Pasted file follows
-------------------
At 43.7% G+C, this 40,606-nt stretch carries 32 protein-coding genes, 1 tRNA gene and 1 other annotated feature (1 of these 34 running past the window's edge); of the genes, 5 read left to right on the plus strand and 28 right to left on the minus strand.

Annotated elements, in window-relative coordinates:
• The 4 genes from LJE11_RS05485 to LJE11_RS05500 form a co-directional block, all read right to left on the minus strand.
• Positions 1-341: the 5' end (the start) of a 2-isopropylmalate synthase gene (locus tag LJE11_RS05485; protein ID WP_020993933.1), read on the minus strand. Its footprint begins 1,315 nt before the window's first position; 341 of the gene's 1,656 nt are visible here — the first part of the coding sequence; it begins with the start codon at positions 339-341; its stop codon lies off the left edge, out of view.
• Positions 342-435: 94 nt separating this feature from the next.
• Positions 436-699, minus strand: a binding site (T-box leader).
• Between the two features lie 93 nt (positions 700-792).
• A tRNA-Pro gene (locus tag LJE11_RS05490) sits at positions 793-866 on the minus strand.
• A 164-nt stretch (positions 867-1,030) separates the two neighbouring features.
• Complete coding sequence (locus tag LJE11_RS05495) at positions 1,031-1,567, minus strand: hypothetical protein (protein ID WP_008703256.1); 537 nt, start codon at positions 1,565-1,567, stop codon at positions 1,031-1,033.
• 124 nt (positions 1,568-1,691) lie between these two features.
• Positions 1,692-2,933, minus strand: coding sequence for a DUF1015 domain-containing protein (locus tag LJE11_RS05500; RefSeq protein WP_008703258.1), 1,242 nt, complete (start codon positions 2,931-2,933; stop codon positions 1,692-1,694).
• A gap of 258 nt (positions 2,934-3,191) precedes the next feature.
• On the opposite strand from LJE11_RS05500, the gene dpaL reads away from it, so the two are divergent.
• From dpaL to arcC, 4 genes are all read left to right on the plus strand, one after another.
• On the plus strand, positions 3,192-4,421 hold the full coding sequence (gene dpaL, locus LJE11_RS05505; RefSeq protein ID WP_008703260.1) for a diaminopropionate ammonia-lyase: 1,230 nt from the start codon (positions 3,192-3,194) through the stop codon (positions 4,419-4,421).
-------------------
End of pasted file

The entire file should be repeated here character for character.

At 43.7% G+C, this 40,606-nt stretch carries 32 protein-coding genes, 1 tRNA gene and 1 other annotated feature (1 of these 34 running past the window's edge); of the genes, 5 read left to right on the plus strand and 28 right to left on the minus strand.

Annotated elements, in window-relative coordinates:
• The 4 genes from LJE11_RS05485 to LJE11_RS05500 form a co-directional block, all read right to left on the minus strand.
• Positions 1-341: the 5' end (the start) of a 2-isopropylmalate synthase gene (locus tag LJE11_RS05485; protein ID WP_020993933.1), read on the minus strand. Its footprint begins 1,315 nt before the window's first position; 341 of the gene's 1,656 nt are visible here — the first part of the coding sequence; it begins with the start codon at positions 339-341; its stop codon lies off the left edge, out of view.
• Positions 342-435: 94 nt separating this feature from the next.
• Positions 436-699, minus strand: a binding site (T-box leader).
• Between the two features lie 93 nt (positions 700-792).
• A tRNA-Pro gene (locus tag LJE11_RS05490) sits at positions 793-866 on the minus strand.
• A 164-nt stretch (positions 867-1,030) separates the two neighbouring features.
• Complete coding sequence (locus tag LJE11_RS05495) at positions 1,031-1,567, minus strand: hypothetical protein (protein ID WP_008703256.1); 537 nt, start codon at positions 1,565-1,567, stop codon at positions 1,031-1,033.
• 124 nt (positions 1,568-1,691) lie between these two features.
• Positions 1,692-2,933, minus strand: coding sequence for a DUF1015 domain-containing protein (locus tag LJE11_RS05500; RefSeq protein WP_008703258.1), 1,242 nt, complete (start codon positions 2,931-2,933; stop codon positions 1,692-1,694).
• A gap of 258 nt (positions 2,934-3,191) precedes the next feature.
• On the opposite strand from LJE11_RS05500, the gene dpaL reads away from it, so the two are divergent.
• From dpaL to arcC, 4 genes are all read left to right on the plus strand, one after another.
• On the plus strand, positions 3,192-4,421 hold the full coding sequence (gene dpaL, locus LJE11_RS05505; RefSeq protein ID WP_008703260.1) for a diaminopropionate ammonia-lyase: 1,230 nt from the start codon (positions 3,192-3,194) through the stop codon (positions 4,419-4,421).